Beth Sindaco gets excited when Hillary Clinton is announced as the projected winner of the Pennsylvania Democratic primary on Tuesday.Aimee Dilger photo/the times leader
Hillary Clinton supporters clap for her victory in the Pennsylvania primary on Tuesday night.Aimee Dilger photo/the times leader
Sen. Hillary Clinton supporters went through so many campaign signs Tuesday that they had to resort to pulling extras off their headquarters walls – all part of an effort to make Clinton the Democratic presidential nominee.
It may have helped.
Clinton bested her opponent, Sen. Barack Obama, in the Keystone State.
In Luzerne County, unofficial returns showed Clinton garnering 48,075 eletronic and absentee votes to Obama’s 15,975.
Clinton campaign volunteers spent Tuesday evening watching the election results at Bart and Urby’s Bar and Bistro in downtown Wilkes-Barre, where emotions were running high.
“This is wonderful,” Mary Ann Alapeck said. “I’ve beaten two cancers and was sick today, but I came out.”
Alapeck is hopeful Clinton will get into office and bring back the men and women serving in Iraq.
“I feel sorry for the parents,” she said. “She’s going to do a lot for us.”
Some volunteers were already looking toward the future – and the next primary in North Carolina.
“If I cross the Hudson (river), it has to be special,” said Stuart J. Bernhard, of Sayville, N.Y.
He’s still pondering whether to head south.
“We think she is the best person for the veterans because she will speak up and right the wrongs,” Stuart said.
With Clinton’s downtown Wilkes-Barre campaign headquarters set to close today, many volunteers said they’ll miss the area and hope they’ll return to campaign for the general election.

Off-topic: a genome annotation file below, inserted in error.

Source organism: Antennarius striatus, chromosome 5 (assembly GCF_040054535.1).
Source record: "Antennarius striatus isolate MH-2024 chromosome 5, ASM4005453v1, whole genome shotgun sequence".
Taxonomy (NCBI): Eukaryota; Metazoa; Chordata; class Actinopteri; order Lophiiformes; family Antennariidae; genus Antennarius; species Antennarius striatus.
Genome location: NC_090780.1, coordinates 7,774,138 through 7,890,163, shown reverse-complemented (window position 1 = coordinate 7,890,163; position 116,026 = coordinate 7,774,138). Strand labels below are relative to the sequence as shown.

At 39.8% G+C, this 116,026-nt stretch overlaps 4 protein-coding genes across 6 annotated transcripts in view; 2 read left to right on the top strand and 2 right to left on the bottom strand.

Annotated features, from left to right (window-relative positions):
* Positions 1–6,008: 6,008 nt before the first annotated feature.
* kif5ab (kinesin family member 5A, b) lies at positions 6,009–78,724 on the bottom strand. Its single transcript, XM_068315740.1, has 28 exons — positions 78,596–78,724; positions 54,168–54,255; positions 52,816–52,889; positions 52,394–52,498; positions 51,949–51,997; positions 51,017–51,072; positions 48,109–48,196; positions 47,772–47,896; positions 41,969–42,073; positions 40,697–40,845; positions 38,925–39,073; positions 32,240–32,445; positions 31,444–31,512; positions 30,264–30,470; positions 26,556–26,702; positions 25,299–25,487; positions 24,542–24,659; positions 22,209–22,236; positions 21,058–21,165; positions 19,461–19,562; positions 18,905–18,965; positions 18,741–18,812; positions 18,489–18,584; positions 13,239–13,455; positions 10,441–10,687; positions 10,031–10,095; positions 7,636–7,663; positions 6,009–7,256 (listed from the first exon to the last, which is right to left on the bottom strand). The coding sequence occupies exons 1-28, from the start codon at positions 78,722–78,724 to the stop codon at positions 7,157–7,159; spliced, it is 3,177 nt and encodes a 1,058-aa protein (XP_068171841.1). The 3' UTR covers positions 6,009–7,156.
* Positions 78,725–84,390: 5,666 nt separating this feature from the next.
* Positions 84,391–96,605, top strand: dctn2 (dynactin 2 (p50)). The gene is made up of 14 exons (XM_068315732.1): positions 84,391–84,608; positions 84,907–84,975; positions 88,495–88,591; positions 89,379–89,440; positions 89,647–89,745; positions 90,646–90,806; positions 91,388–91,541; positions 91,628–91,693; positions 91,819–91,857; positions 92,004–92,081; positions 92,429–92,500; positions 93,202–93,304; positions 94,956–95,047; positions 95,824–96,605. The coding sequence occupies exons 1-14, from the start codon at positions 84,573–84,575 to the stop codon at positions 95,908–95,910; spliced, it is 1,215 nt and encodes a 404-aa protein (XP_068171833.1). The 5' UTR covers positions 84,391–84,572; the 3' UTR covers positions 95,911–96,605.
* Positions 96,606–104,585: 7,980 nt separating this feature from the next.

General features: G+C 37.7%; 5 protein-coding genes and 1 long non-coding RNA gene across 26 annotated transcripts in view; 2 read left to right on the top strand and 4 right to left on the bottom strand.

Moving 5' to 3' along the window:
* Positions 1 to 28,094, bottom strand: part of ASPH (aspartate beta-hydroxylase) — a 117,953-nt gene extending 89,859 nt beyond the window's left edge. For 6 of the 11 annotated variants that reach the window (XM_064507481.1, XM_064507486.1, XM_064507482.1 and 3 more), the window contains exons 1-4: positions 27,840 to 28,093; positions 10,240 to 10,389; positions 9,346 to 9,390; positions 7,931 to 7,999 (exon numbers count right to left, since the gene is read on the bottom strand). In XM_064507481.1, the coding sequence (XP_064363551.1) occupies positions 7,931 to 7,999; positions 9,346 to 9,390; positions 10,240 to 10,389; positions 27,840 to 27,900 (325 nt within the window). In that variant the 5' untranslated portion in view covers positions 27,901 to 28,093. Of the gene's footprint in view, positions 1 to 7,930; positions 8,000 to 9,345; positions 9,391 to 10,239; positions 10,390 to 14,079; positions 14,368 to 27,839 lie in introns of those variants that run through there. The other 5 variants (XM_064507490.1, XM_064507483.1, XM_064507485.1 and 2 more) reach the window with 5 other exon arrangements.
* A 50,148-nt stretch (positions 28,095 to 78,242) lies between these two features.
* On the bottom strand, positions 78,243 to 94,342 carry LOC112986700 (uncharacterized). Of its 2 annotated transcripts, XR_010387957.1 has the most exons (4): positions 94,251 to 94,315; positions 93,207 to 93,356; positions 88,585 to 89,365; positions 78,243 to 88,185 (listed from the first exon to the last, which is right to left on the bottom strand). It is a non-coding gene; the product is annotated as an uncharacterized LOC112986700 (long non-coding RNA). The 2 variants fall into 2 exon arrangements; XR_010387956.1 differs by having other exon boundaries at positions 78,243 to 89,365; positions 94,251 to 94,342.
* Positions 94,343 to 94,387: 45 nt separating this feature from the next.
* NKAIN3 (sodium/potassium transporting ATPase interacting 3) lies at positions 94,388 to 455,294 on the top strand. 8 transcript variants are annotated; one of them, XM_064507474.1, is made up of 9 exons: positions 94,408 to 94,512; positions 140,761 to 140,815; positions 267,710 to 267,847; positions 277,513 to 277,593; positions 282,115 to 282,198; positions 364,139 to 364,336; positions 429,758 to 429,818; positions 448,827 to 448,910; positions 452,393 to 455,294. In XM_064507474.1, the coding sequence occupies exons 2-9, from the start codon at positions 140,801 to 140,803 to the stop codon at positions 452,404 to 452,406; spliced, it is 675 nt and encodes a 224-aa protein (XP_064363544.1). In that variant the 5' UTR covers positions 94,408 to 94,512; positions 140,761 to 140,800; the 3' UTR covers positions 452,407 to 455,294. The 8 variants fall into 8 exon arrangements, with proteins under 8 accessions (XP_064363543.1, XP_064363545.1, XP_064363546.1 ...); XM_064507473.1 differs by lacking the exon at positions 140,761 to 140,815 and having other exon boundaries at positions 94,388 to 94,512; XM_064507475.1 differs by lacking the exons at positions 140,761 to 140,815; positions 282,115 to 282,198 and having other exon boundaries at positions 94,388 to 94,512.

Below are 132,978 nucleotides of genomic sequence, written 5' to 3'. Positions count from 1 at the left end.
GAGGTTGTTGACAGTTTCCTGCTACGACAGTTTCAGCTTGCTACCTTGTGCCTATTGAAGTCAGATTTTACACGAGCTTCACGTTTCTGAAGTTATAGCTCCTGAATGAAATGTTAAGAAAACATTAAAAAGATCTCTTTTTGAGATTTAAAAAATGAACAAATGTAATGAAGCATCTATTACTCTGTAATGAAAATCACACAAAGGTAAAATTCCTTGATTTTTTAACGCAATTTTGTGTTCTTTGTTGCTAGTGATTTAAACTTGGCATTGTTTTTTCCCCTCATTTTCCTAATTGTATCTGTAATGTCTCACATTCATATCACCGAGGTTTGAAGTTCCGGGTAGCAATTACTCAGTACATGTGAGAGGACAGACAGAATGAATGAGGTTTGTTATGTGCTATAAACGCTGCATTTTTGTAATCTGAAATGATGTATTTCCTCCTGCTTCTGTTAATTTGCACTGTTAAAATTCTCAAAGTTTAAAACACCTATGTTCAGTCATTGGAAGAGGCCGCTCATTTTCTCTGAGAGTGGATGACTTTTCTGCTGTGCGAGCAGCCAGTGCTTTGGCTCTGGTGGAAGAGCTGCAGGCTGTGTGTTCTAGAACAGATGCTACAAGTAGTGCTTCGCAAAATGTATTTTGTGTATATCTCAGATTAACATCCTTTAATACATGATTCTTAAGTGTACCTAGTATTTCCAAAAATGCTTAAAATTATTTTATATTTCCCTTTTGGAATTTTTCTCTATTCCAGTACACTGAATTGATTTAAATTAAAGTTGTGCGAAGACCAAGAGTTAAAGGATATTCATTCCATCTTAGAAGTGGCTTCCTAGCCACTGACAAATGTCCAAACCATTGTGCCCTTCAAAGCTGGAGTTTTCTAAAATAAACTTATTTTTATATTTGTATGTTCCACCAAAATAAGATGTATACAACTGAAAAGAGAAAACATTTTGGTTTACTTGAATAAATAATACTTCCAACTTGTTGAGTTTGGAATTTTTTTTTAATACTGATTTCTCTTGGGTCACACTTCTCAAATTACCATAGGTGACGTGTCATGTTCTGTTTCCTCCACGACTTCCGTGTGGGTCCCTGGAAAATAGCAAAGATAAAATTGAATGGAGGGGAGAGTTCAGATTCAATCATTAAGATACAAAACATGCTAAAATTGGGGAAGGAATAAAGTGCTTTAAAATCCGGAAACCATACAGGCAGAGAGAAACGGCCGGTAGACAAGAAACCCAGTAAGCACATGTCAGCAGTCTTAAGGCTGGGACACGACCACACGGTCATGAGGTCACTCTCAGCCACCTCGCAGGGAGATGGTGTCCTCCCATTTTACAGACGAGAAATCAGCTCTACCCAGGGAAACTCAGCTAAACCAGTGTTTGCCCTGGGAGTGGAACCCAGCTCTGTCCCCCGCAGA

“The people in this area have been really great and kind to Hillary,” said volunteer Nona Russell, a Pittston native who now lives in Chicago.
Russell spent Tuesday afternoon fielding phone calls, relaying messages and organizing volunteers.
One of them, Sean Mack, stood on Public Square and River Street on Tuesday with signs that read “Honk for Hillary!”
Mack traveled from New York to support Clinton and said she’s been a wonderful senator for his state because of the concern she showed during visits to his hometown of Cortland.
“We’ve never had that kind of service,” he said.
Mack worked at Clinton campaign headquarters in New Hampshire and Ohio before heading to Wilkes-Barre, and he plans to go where his candidate needs him.
Mack said volunteers arrived in Wilkes-Barre as early as 6 a.m. to stand at various polling places, drive people to vote, walk door-to-door and make phone calls.
“I’d say 98 percent of people said they had already voted,” said Ann Turnbach, of Houston, Texas, a Hazleton native who worked in Wilkes-Barre the past week as a volunteer for Clinton’s cause.
“I’m just passionate about wanting Hillary to win,” Turnbach said, adding that after Clinton won Ohio and Texas, the excitement was just too much to ignore.
“I thought my state would make her proud.”